Everything you want, it has been said, is on the other side of fear. On this week’s Story Untold, hear from some of the most memorable conversations on the podcast about fear — from quieting doubts as a meditative practice, how anxiety and speech are intertwined, the urgency of overcoming fear, and how fear can be harnessed in the pursuit of change. Highlights from Shad, Richard Holmes, Amy Tunstall, and Charlie Engle.
Shad is enjoying something of a career boon. His latest musical offering, A Short Story About a War, was shortlisted for the 2019 Polaris Prize, and his other gig — host of the widely popular documentary series Hip-Hop Evolution — has garnered the London, Ontario-raised emcee and songwriter with both an International Emmy and Peabody Award.
“I need to find something pure to give people, and I can’t do that if I’m distracted by myself.” – Shad
At 17, Richard Holmes had everything he had wanted: a successful career as a mountain biker; a life in beautiful Whistler, British Columbia; sponsors wanting to endorse him. Despite the accolades, he had one other thing that was constantly nagging him: a stutter. It would go on to change his life and career path.
“You want to advertise yourself as much as you can, and I would give people a name I thought was easier to say. I think about that now, and I think it’s absolutely hilarious: that I would rather this person not remember who I am, even though I’m trying to do this as a career, than for them to hear me stutter.” – Richard Holmes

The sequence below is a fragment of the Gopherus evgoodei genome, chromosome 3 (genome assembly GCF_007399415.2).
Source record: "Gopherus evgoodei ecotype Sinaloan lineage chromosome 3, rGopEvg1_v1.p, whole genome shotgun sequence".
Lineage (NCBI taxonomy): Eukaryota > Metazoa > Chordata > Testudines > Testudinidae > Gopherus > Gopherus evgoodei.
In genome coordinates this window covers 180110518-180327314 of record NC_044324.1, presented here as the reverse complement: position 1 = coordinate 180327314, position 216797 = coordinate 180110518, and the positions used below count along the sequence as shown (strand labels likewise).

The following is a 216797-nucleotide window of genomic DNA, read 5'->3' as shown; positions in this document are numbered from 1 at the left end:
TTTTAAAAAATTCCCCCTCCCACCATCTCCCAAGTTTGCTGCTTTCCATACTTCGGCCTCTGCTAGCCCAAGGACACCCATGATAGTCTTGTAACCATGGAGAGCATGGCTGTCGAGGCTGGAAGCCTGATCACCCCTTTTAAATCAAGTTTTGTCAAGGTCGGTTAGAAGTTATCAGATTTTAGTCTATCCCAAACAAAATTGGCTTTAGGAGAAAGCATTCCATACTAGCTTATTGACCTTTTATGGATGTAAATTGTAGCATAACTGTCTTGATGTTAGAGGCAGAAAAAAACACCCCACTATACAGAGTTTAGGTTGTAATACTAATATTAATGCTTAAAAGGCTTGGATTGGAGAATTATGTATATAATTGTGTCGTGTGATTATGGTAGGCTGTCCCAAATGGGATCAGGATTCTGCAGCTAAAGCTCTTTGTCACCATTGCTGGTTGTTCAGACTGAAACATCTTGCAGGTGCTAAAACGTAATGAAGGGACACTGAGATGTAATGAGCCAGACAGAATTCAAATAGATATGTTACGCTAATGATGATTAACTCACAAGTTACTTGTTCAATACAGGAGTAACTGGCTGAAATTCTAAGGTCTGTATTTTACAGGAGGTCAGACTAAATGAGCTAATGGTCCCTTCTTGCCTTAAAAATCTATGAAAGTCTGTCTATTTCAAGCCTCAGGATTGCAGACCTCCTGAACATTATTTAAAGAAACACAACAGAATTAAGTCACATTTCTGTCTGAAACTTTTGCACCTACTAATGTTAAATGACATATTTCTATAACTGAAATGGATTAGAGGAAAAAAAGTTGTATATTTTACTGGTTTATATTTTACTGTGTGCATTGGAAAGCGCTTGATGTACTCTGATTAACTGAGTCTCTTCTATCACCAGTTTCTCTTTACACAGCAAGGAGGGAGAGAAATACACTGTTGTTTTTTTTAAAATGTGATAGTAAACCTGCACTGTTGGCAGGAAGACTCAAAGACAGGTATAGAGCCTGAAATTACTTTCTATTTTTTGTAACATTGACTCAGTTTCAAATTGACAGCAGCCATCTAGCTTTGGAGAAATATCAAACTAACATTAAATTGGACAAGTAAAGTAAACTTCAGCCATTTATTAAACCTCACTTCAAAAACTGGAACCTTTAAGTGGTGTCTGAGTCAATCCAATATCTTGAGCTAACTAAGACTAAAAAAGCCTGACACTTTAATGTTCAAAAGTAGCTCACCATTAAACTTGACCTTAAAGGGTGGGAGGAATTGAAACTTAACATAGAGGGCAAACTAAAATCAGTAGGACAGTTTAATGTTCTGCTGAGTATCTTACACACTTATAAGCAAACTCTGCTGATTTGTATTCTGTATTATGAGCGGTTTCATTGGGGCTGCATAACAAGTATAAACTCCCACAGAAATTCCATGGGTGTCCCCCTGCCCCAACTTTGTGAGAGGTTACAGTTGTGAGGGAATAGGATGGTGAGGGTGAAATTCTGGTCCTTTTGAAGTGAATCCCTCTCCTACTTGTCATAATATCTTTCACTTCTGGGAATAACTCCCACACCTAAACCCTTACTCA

A few short years ago, Amy Tunstall was a self-described prisoner to her own bed. Today, the Niagara-raised expedition athlete has travelled over 17,000 kilometres across three continents on foot and by bicycle, raising awareness for mental health.
“The biggest thing that holds us back in life is fear.” – Amy Tunstall
Charlie Engle is not like most people. For one thing, he’s run across the Sahara Desert — a feat that turned into a documentary narrated by none other than Matt Damon. He’s “summited ice-covered volcanoes, swam with crocodiles, and served a stint in federal prison.” Making the North Carolina-based writer and ultramarathon runner’s story even more improbable is that he’s accomplished everything after overcoming a life-threatening drug and alcohol addiction.
“Nobody else could save me. I thought my [newborn] son could actually be my saviour. I thought he could stop me from being a drug addict. And the final dose of reality [was] understanding that there was no one but me that could actually make that happen.” – Charlie Engle